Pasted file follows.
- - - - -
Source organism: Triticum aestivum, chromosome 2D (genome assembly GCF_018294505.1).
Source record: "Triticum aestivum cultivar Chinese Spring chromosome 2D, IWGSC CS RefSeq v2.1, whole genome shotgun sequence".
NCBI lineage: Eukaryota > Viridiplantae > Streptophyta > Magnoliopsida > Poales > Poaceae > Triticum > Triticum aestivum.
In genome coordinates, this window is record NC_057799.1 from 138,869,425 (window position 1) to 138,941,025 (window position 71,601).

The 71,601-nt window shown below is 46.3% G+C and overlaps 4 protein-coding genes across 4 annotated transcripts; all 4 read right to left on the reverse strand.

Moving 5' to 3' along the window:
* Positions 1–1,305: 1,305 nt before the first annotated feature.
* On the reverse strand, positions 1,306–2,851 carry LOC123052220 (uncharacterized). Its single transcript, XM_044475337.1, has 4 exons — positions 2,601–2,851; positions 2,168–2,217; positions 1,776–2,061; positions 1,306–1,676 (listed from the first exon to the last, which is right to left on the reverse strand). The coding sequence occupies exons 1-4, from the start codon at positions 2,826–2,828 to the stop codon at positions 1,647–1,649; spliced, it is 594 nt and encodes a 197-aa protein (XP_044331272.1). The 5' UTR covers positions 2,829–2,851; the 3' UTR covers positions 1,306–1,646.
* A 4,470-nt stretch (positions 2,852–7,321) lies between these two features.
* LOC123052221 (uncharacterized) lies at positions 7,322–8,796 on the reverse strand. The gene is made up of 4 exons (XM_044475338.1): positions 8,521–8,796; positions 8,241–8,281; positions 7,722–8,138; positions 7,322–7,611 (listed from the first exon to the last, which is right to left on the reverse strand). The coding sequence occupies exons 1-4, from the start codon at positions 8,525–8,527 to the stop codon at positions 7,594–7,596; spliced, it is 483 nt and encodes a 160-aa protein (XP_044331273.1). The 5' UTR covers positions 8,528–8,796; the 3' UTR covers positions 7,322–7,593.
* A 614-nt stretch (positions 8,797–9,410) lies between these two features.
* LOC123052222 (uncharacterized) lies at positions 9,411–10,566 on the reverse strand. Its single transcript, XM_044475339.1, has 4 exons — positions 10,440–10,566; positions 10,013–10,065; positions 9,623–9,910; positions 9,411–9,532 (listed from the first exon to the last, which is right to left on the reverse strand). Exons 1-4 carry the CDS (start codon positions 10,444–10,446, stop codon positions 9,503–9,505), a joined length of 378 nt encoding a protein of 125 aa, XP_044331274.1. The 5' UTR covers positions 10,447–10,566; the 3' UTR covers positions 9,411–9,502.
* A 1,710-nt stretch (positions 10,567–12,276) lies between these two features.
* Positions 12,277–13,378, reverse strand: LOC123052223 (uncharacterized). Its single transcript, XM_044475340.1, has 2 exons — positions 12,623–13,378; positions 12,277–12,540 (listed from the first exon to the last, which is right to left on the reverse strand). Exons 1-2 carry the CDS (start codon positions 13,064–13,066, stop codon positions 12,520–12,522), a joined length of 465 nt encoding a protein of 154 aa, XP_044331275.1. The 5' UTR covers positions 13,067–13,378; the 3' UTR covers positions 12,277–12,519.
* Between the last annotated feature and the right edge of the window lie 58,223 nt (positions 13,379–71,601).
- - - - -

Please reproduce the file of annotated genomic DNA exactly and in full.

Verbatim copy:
Source organism: Triticum aestivum, chromosome 2D (genome assembly GCF_018294505.1).
Source record: "Triticum aestivum cultivar Chinese Spring chromosome 2D, IWGSC CS RefSeq v2.1, whole genome shotgun sequence".
NCBI lineage: Eukaryota > Viridiplantae > Streptophyta > Magnoliopsida > Poales > Poaceae > Triticum > Triticum aestivum.
In genome coordinates, this window is record NC_057799.1 from 138,869,425 (window position 1) to 138,941,025 (window position 71,601).

The 71,601-nt window shown below is 46.3% G+C and overlaps 4 protein-coding genes across 4 annotated transcripts; all 4 read right to left on the reverse strand.

Moving 5' to 3' along the window:
* Positions 1–1,305: 1,305 nt before the first annotated feature.
* On the reverse strand, positions 1,306–2,851 carry LOC123052220 (uncharacterized). Its single transcript, XM_044475337.1, has 4 exons — positions 2,601–2,851; positions 2,168–2,217; positions 1,776–2,061; positions 1,306–1,676 (listed from the first exon to the last, which is right to left on the reverse strand). The coding sequence occupies exons 1-4, from the start codon at positions 2,826–2,828 to the stop codon at positions 1,647–1,649; spliced, it is 594 nt and encodes a 197-aa protein (XP_044331272.1). The 5' UTR covers positions 2,829–2,851; the 3' UTR covers positions 1,306–1,646.
* A 4,470-nt stretch (positions 2,852–7,321) lies between these two features.
* LOC123052221 (uncharacterized) lies at positions 7,322–8,796 on the reverse strand. The gene is made up of 4 exons (XM_044475338.1): positions 8,521–8,796; positions 8,241–8,281; positions 7,722–8,138; positions 7,322–7,611 (listed from the first exon to the last, which is right to left on the reverse strand). The coding sequence occupies exons 1-4, from the start codon at positions 8,525–8,527 to the stop codon at positions 7,594–7,596; spliced, it is 483 nt and encodes a 160-aa protein (XP_044331273.1). The 5' UTR covers positions 8,528–8,796; the 3' UTR covers positions 7,322–7,593.
* A 614-nt stretch (positions 8,797–9,410) lies between these two features.
* LOC123052222 (uncharacterized) lies at positions 9,411–10,566 on the reverse strand. Its single transcript, XM_044475339.1, has 4 exons — positions 10,440–10,566; positions 10,013–10,065; positions 9,623–9,910; positions 9,411–9,532 (listed from the first exon to the last, which is right to left on the reverse strand). Exons 1-4 carry the CDS (start codon positions 10,444–10,446, stop codon positions 9,503–9,505), a joined length of 378 nt encoding a protein of 125 aa, XP_044331274.1. The 5' UTR covers positions 10,447–10,566; the 3' UTR covers positions 9,411–9,502.
* A 1,710-nt stretch (positions 10,567–12,276) lies between these two features.
* Positions 12,277–13,378, reverse strand: LOC123052223 (uncharacterized). Its single transcript, XM_044475340.1, has 2 exons — positions 12,623–13,378; positions 12,277–12,540 (listed from the first exon to the last, which is right to left on the reverse strand). Exons 1-2 carry the CDS (start codon positions 13,064–13,066, stop codon positions 12,520–12,522), a joined length of 465 nt encoding a protein of 154 aa, XP_044331275.1. The 5' UTR covers positions 13,067–13,378; the 3' UTR covers positions 12,277–12,519.
* Between the last annotated feature and the right edge of the window lie 58,223 nt (positions 13,379–71,601).